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Bariatric surgery is quickly becoming a common procedure, not only due to increasing amounts of overweight individuals and diet/exercise failure rates, but its high probability of success.

“We talk about people losing 60 to 80 to 300 pounds. This is for real. The reason you see more bariatric surgeries being done is because it works,” said Gerardo Gomez, Medical Director of the IU Surgical Weight Management Center at Wishard.

Bariatric surgery is not a simple procedure, but is a comprehensive approach to help those who suffer from obesity. According to National Institute of Health data, weight reduction surgery has been reported to improve quality of life and reduce or eliminate diseases such as diabetes, hypertension, sleep apnea and cholesterol levels among others.

It seems as if being obese is the only qualification for surgery, however candidates go through rigorous and lengthy tests to be deemed worthy. Of the many criteria, the Body Mass Index (BMI)is used to measure the severity of the person. If one’s BMI is over 30, their chances of surgery increase.

Additionally, there has to be proof of attempt and failure using traditional methods of diet and exercise. Insurance companies require documentation of at least six months of a medically supervised weight loss program before the patient is approved.

Once a patient is approved for bariatric surgery, physicians choose the type of procedure yielding the best results. There are several types of surgeries which include laparoscopic surgery, gastric bypass, LAP-BAND System, the gastric sleeve and the duodenal switch.

During a laparoscopic procedure, approximately 60 to 75 percent of the stomach is removed from the patient to equal the size of a banana. In gastric bypass, the stomach is divided into a small and large portion. When the small, upper stomach pouch is full, patients will experience a sense of fullness. Due to a reduced appetite, the intake of food is limited.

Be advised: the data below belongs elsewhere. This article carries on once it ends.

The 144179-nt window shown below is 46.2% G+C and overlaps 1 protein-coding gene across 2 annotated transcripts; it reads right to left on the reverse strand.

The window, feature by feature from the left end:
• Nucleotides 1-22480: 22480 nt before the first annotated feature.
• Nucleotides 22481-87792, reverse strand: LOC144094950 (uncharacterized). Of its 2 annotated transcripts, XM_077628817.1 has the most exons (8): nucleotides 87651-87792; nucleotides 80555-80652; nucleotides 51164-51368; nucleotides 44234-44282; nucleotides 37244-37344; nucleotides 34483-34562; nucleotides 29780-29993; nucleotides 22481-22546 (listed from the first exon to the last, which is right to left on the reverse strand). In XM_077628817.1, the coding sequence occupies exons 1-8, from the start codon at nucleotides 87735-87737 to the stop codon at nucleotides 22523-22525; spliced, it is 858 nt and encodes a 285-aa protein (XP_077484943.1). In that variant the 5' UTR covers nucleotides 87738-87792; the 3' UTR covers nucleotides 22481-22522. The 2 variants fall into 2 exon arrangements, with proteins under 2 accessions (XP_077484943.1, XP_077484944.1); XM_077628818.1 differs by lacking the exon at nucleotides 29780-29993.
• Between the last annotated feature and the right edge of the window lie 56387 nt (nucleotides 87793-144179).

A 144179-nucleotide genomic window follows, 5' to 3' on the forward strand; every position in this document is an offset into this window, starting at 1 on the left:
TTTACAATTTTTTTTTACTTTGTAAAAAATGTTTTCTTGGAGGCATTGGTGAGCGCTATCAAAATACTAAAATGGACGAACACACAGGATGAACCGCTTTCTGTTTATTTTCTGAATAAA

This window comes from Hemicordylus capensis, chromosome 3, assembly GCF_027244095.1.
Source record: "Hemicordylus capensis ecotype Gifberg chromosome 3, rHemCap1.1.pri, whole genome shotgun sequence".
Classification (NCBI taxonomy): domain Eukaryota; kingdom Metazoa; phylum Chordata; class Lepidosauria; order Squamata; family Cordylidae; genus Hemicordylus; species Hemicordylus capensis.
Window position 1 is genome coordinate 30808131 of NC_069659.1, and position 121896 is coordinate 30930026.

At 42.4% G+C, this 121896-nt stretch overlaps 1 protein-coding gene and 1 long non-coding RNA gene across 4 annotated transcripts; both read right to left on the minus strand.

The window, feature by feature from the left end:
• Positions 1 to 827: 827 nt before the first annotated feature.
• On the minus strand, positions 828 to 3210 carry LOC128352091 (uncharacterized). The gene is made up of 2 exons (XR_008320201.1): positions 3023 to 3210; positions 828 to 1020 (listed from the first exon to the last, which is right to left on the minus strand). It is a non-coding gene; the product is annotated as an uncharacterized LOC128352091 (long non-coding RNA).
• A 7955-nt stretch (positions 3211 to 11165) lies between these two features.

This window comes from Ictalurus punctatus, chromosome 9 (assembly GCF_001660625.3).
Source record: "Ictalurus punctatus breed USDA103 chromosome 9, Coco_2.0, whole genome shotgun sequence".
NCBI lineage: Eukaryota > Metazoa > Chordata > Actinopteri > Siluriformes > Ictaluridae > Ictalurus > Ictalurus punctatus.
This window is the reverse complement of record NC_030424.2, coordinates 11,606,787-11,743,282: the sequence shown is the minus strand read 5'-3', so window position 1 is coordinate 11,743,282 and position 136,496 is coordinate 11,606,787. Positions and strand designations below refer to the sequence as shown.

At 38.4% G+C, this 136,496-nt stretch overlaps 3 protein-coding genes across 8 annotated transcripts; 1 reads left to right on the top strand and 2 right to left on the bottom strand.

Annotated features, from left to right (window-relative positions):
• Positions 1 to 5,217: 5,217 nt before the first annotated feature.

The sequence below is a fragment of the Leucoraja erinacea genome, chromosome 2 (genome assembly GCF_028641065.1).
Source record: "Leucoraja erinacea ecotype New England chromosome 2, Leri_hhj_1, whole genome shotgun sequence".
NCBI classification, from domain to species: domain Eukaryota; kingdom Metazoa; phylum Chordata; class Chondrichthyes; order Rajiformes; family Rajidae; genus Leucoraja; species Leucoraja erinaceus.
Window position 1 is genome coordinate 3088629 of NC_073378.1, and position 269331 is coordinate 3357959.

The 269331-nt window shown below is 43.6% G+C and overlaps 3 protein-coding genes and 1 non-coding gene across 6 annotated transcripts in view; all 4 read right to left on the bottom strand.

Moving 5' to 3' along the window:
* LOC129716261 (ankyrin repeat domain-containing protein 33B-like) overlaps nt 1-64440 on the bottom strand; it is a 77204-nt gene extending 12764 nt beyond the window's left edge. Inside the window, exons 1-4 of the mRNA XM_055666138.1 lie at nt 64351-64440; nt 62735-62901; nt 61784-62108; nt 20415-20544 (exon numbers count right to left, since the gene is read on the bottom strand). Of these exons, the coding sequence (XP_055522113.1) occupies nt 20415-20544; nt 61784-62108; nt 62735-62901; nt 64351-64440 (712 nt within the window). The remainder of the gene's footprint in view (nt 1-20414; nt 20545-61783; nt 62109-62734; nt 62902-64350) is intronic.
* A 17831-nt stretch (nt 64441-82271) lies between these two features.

The LAP-BAND System is an adjustable silicone elastic band that’s placed around the upper part of the stomach creating a small pouch and restricting the passage of food. The gastric sleeve procedure removes a large portion of your stomach and converts it into a tube.

The duodenal switch is a tag team approach to obesity. Once the stomach is reduced, the small intestine is rearranged to separate food and bile flows and pancreatic juices. The food and digestive juices interact and is absorbed only in the last 18 to 24 inches of the intestine.

According to the Mayo Clinic, gastric bypass is the most frequently performed bariatric surgery in the U.S. because it generally has fewer complications than other weight-loss surgeries.

“The success of this surgery depends in big part on your commitment to follow a healthy diet and a regular exercise program after (surgery),” said Mayo nutritionist, Katherine Zeratsky.

Depending on the procedure, costs can range anywhere from $17,000 to $30,000.

People considering bariatric surgery should understand it is a last resort to weight loss and does have potential complications including respiratory problems, infection, cardiac complications, leaks where parts of the GI tract are sutured together and blood clots in the deep veins of the legs. Death rarely occurs but is possible.

Those who are interested are also encouraged to consult their primary physician, do their research on the surgery and be willing to make dramatic lifelong changes in his or her lifestyle, dietary habits and exercise.

To help patients make an informed decision, Wishard’s IU Surgical Weight Management Center and Clarian Bariatric Center offer preliminary and supplementary weight loss programs.

“People may think they’re going to get the surgery and sit in a chair for three months to lose the weight. We want to make sure they know the changes they’re going to go through,” said IU’s Gomez.

For more information on IU Surgical Weight Management Center at Wishard, call (317) 630-2524 or visit www.iubariatrics.org; Clarian Bariatrics, call (317) 275-7010 or 877-275-2555 or visit www.clarian.org.

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